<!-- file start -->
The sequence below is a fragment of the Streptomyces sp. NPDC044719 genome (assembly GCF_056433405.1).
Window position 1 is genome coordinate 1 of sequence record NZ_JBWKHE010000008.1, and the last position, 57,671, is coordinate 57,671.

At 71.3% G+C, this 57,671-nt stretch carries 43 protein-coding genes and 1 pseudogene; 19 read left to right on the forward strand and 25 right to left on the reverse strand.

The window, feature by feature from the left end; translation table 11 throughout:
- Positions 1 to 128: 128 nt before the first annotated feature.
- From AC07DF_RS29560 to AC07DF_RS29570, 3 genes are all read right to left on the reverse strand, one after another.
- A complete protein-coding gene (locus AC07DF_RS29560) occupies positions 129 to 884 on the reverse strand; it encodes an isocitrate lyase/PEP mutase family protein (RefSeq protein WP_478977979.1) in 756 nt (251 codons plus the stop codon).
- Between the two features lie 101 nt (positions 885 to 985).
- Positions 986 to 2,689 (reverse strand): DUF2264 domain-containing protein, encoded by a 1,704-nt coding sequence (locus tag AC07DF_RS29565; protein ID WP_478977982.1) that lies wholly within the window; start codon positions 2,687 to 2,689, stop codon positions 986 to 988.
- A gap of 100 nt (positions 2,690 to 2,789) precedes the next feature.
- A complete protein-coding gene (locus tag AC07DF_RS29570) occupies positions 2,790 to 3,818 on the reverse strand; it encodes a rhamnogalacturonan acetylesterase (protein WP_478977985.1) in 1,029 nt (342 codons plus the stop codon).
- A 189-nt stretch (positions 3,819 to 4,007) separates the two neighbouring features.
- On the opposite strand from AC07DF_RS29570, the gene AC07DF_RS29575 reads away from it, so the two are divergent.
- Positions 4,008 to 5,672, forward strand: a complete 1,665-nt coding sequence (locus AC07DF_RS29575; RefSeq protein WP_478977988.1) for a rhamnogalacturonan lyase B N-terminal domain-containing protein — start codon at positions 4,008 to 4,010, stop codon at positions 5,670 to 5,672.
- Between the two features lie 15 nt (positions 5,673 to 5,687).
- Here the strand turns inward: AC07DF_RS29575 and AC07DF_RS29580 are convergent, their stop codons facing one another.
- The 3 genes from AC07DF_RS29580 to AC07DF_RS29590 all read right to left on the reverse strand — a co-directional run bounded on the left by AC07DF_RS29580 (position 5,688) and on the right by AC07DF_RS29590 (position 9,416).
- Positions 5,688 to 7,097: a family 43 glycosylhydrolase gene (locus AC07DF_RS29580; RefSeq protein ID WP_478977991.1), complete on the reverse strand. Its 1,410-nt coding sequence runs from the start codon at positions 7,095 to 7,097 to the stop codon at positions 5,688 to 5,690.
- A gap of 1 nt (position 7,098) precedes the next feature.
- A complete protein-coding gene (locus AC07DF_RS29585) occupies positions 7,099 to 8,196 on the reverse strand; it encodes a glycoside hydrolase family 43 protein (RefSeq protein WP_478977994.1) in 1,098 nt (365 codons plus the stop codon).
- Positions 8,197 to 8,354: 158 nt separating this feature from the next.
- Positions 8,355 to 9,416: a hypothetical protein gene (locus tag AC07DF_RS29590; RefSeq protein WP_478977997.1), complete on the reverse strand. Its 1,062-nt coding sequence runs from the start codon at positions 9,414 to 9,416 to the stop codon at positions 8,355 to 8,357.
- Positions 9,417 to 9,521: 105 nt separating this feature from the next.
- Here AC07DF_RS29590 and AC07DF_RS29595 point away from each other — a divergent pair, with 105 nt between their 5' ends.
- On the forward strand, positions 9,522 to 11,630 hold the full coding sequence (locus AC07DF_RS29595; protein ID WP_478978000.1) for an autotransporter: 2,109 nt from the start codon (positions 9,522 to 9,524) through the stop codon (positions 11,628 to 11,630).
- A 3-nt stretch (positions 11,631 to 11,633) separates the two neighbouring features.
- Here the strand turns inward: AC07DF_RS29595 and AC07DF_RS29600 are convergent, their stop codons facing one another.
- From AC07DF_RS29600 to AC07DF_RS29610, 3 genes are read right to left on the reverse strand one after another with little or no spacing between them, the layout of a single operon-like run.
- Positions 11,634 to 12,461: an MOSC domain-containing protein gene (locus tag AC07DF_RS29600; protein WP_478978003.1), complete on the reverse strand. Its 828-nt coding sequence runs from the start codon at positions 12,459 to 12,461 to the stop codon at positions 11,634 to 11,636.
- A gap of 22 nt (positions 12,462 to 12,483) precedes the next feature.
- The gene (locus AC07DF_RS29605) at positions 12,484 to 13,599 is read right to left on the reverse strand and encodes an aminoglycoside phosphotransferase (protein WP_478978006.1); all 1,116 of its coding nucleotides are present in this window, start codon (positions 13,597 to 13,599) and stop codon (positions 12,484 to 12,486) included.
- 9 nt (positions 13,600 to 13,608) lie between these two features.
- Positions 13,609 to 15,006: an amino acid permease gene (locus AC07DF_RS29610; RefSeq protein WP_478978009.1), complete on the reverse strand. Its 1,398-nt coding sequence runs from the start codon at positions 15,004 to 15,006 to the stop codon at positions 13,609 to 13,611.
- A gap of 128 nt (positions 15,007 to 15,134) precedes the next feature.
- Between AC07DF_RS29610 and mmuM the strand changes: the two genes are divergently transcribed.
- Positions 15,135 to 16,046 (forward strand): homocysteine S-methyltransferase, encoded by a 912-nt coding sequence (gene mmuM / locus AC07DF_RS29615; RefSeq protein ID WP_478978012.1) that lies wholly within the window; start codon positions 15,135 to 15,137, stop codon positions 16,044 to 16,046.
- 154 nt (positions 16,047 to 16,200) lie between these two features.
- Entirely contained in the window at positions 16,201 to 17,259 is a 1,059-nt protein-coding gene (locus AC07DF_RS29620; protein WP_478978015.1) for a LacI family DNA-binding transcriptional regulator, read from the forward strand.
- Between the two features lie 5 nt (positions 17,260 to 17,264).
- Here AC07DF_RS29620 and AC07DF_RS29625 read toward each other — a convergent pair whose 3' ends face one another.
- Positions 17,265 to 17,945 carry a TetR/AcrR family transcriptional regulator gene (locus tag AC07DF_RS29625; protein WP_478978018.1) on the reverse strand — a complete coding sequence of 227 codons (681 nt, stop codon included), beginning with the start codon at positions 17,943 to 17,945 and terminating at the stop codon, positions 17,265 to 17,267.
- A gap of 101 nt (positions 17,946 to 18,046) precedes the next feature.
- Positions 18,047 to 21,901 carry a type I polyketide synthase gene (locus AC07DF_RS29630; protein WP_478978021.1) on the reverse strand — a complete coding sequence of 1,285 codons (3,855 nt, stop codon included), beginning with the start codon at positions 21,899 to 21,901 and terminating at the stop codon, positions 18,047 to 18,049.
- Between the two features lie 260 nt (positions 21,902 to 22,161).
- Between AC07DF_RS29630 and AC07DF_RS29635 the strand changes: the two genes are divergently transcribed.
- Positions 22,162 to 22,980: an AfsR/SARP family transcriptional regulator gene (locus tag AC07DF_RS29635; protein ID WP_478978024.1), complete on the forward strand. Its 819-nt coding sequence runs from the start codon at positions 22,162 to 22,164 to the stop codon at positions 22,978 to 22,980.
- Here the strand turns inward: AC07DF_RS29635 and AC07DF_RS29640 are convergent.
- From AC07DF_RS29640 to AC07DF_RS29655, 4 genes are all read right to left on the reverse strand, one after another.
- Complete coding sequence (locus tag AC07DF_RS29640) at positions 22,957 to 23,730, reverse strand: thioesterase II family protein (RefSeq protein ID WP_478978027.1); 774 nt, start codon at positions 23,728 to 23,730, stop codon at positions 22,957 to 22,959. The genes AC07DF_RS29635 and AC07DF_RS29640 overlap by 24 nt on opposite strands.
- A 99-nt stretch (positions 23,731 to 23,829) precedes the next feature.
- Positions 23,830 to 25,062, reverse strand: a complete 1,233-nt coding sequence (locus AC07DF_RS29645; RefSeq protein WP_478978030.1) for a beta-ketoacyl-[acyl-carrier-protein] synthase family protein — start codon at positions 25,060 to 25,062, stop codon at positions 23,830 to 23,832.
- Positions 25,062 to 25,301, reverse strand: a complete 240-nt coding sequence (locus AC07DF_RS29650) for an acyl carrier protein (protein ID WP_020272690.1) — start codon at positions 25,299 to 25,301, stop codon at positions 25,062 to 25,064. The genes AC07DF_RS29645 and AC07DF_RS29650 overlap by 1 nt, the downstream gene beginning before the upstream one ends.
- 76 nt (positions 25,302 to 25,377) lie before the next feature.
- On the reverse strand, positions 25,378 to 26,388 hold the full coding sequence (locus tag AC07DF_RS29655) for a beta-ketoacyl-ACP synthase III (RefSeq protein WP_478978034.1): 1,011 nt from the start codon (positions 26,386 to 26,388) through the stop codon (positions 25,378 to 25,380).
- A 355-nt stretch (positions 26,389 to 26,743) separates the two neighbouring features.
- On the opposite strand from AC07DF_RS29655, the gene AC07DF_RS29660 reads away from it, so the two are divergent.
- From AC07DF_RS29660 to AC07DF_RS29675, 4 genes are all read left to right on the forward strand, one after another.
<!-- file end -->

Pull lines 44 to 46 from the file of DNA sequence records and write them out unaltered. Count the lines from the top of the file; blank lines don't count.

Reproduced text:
- Between the two features lie 260 nt (positions 21,902 to 22,161).
- Between AC07DF_RS29630 and AC07DF_RS29635 the strand changes: the two genes are divergently transcribed.
- Positions 22,162 to 22,980: an AfsR/SARP family transcriptional regulator gene (locus tag AC07DF_RS29635; protein ID WP_478978024.1), complete on the forward strand. Its 819-nt coding sequence runs from the start codon at positions 22,162 to 22,164 to the stop codon at positions 22,978 to 22,980.